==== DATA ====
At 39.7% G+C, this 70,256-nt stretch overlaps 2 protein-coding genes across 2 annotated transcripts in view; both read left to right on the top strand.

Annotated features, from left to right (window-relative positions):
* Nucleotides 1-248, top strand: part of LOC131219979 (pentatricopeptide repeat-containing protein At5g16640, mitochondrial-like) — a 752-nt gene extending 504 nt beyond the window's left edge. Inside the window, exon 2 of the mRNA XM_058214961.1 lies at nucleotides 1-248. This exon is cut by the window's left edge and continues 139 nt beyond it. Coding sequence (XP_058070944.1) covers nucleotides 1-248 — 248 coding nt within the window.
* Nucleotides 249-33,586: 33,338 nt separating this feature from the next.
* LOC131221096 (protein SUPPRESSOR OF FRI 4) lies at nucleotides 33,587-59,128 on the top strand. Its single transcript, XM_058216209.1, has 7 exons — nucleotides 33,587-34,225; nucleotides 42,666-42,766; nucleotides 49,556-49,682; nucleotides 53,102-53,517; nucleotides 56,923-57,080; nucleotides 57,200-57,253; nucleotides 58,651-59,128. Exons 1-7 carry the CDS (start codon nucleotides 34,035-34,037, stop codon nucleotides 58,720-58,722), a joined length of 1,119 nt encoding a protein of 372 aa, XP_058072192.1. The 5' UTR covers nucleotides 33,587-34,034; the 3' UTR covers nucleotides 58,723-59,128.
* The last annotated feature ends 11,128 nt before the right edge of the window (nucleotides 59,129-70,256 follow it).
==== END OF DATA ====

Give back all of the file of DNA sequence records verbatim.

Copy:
At 39.7% G+C, this 70,256-nt stretch overlaps 2 protein-coding genes across 2 annotated transcripts in view; both read left to right on the top strand.

Annotated features, from left to right (window-relative positions):
* Nucleotides 1-248, top strand: part of LOC131219979 (pentatricopeptide repeat-containing protein At5g16640, mitochondrial-like) — a 752-nt gene extending 504 nt beyond the window's left edge. Inside the window, exon 2 of the mRNA XM_058214961.1 lies at nucleotides 1-248. This exon is cut by the window's left edge and continues 139 nt beyond it. Coding sequence (XP_058070944.1) covers nucleotides 1-248 — 248 coding nt within the window.
* Nucleotides 249-33,586: 33,338 nt separating this feature from the next.
* LOC131221096 (protein SUPPRESSOR OF FRI 4) lies at nucleotides 33,587-59,128 on the top strand. Its single transcript, XM_058216209.1, has 7 exons — nucleotides 33,587-34,225; nucleotides 42,666-42,766; nucleotides 49,556-49,682; nucleotides 53,102-53,517; nucleotides 56,923-57,080; nucleotides 57,200-57,253; nucleotides 58,651-59,128. Exons 1-7 carry the CDS (start codon nucleotides 34,035-34,037, stop codon nucleotides 58,720-58,722), a joined length of 1,119 nt encoding a protein of 372 aa, XP_058072192.1. The 5' UTR covers nucleotides 33,587-34,034; the 3' UTR covers nucleotides 58,723-59,128.
* The last annotated feature ends 11,128 nt before the right edge of the window (nucleotides 59,129-70,256 follow it).